Location

Manchester Village, Vermont

Date

28-6-2017

Session

Session 5 — Poster Session B

Abstract

Distracted driving (driving while performing a secondary task) is the cause of many collisions. Although the research has stressed the deleterious effects of distraction, there may be situations where distraction improves driving performance. Boredom is associated with collision risk, and it is possible that some types of secondary task may combat boredom on simple monotonous drives. In this study, licensed drivers were tested in a driving simulator (a car body surrounded by screens) that simulated simple or complex roads. Road complexity was manipulated by increasing traffic, scenery, and the number of curves in the drive. Participants either drove (single task), or they drove while listening to an audiobook or having a hands-free cellular phone conversation. Driving performance was measured in terms of speed, standard deviation of speed, standard deviation of lateral position (SDLP), and hazard response times. Task condition and road complexity had no significant effect on driving speed or standard deviation of speed. There was a trend to greater SDLP on the simple drives, where there was little oncoming traffic, though this was only statistically significant in the Audiobook condition. However, there was also evidence that audiobooks could be beneficial. On simple roads, drivers listening to audiobooks had significantly faster hazard response times that those that were driving (single task) or driving while having a hands-free conversation, though this pattern of response was not evident on complex drives. These results suggest that audiobooks could play a role in helping drivers stay focused on monotonous drives.

Rights

Copyright © 2017 the author(s)

DC Citation

Proceedings of the Ninth International Driving Symposium on Human Factors in Driver Assessment, Training and Vehicle Design, June 26-29, 2017, Manchester Village, Vermont. Iowa City, IA: Public Policy Center, University of Iowa, 2017: 248-255.

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Jun 28th, 12:00 AM

How Common In-Car Distractions Affect Driving Performance in Simple and Complex Road Environments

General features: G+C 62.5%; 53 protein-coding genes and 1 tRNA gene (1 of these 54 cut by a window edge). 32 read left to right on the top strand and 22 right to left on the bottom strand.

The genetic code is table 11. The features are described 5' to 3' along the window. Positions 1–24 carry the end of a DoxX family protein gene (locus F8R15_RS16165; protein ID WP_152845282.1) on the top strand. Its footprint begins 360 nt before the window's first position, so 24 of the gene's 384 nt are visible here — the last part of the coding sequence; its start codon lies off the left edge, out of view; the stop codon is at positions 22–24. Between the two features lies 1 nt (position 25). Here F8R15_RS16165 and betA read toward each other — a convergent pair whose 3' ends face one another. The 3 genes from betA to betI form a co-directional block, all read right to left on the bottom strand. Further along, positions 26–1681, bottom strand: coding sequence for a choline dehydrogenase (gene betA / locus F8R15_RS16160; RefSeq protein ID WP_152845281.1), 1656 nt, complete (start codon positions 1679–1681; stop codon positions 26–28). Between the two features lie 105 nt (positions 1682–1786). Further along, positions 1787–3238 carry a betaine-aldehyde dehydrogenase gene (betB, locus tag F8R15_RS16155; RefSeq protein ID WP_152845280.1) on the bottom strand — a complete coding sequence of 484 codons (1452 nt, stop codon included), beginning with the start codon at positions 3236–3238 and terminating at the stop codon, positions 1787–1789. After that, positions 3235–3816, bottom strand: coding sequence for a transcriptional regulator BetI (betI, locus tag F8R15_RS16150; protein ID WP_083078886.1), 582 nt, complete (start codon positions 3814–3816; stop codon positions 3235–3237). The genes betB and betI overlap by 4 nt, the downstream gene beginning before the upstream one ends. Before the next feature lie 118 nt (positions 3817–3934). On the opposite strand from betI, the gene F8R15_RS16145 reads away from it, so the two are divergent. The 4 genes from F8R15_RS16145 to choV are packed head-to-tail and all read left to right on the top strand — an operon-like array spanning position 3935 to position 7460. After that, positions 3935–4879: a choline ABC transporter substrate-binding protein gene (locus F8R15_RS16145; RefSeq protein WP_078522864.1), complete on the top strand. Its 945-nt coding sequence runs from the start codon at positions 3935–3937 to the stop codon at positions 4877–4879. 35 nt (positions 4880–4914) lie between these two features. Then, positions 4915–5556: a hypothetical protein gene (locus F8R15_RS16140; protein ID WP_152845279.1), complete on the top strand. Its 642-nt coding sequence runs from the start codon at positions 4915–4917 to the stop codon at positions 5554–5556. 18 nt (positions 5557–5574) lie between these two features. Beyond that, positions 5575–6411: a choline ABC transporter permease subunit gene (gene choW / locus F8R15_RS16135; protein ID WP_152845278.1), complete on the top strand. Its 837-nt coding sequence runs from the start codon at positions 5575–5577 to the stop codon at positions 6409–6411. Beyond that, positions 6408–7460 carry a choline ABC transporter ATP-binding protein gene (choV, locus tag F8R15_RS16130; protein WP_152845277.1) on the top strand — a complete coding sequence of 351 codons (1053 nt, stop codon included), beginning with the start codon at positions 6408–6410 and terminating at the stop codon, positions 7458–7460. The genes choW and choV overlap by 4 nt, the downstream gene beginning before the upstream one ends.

Manchester Village, Vermont

Distracted driving (driving while performing a secondary task) is the cause of many collisions. Although the research has stressed the deleterious effects of distraction, there may be situations where distraction improves driving performance. Boredom is associated with collision risk, and it is possible that some types of secondary task may combat boredom on simple monotonous drives. In this study, licensed drivers were tested in a driving simulator (a car body surrounded by screens) that simulated simple or complex roads. Road complexity was manipulated by increasing traffic, scenery, and the number of curves in the drive. Participants either drove (single task), or they drove while listening to an audiobook or having a hands-free cellular phone conversation. Driving performance was measured in terms of speed, standard deviation of speed, standard deviation of lateral position (SDLP), and hazard response times. Task condition and road complexity had no significant effect on driving speed or standard deviation of speed. There was a trend to greater SDLP on the simple drives, where there was little oncoming traffic, though this was only statistically significant in the Audiobook condition. However, there was also evidence that audiobooks could be beneficial. On simple roads, drivers listening to audiobooks had significantly faster hazard response times that those that were driving (single task) or driving while having a hands-free conversation, though this pattern of response was not evident on complex drives. These results suggest that audiobooks could play a role in helping drivers stay focused on monotonous drives.